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Break Out the Tums


The holidays usually mean an abundance of food, alcohol, and good times, says ABC News' Carrie Gann. But all that partying can lead to heartburn, and excessive acid reflux is not only an annoying problem, but a potentially dangerous one. A new study by Norwegian researchers shows that the number of people suffering from acid reflux has almost doubled in the past decade, while previous studies have shown that chronic acid reflux, which scars the esophagus, can lead to an increased risk of esophageal cancer, Gann says. "In 2006, a study from the Mayo Clinic found that 5 percent of people with acid reflux developed Barrett's esophagus, a condition that may be a precursor of esophageal cancer," she adds. "Although esophageal cancer is far less common than other cancers, it is particularly fatal." The Norwegian study shows that increased obesity rates are connected to rising of acid reflux, worrying oncologists who say that obesity is now a risk factor for many different forms of cancer. There are effective drugs to treat and manage chronic acid reflux, Gann adds, but little is known if these are effective in preventing Barrett's esophagus or esophageal cancer.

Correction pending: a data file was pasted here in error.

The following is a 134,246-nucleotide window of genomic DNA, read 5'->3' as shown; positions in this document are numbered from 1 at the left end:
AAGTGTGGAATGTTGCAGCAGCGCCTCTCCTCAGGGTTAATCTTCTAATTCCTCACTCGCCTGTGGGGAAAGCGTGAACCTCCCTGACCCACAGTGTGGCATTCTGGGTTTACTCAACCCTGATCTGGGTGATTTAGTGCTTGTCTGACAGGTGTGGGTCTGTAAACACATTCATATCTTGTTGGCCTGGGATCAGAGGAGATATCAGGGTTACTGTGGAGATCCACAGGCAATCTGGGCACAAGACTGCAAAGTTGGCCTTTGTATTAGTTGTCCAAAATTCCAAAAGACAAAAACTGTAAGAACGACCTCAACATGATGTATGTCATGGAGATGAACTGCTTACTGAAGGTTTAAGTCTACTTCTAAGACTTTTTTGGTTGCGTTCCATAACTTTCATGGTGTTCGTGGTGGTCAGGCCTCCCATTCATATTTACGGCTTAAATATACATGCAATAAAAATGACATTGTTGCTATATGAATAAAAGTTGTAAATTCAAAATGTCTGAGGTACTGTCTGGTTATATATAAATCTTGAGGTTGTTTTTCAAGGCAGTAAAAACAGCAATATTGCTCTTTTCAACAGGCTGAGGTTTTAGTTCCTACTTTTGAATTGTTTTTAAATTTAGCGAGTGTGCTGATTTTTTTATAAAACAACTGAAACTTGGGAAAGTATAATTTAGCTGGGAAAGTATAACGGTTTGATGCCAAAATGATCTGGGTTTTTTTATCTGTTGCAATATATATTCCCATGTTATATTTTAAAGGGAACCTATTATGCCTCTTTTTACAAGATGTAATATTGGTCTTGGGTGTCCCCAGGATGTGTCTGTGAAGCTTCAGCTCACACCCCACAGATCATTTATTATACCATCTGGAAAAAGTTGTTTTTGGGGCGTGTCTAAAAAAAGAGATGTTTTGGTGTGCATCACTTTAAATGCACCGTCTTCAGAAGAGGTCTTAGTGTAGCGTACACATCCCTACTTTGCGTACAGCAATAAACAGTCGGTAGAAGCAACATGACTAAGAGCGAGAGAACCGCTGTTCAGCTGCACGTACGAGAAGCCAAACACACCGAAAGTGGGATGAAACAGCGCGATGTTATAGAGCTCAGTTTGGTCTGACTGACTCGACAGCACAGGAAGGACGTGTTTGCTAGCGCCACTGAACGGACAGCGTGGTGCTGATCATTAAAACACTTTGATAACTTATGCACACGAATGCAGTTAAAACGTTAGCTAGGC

The Scan

CDC Calls Delta "Variant of Concern"

CNN reports the US Centers for Disease Control and Prevention now considers the Delta variant of SARS-CoV-2 to be a "variant of concern."

From FDA to Venture Capital

Former FDA Commissioner Stephen Hahn is taking a position at a venture capital firm, leading some ethicists to raise eyebrows, according to the Washington Post.

Consent Questions

Nature News writes that there are questions whether informed consent was obtained for some submissions to a database of Y-chromosome profiles.

Cell Studies on Multimodal Single-Cell Analysis, Coronaviruses in Bats, Urban Microbiomes

In Cell this week: approach to analyze multimodal single-cell genomic data, analysis of bat coronaviruses, and more.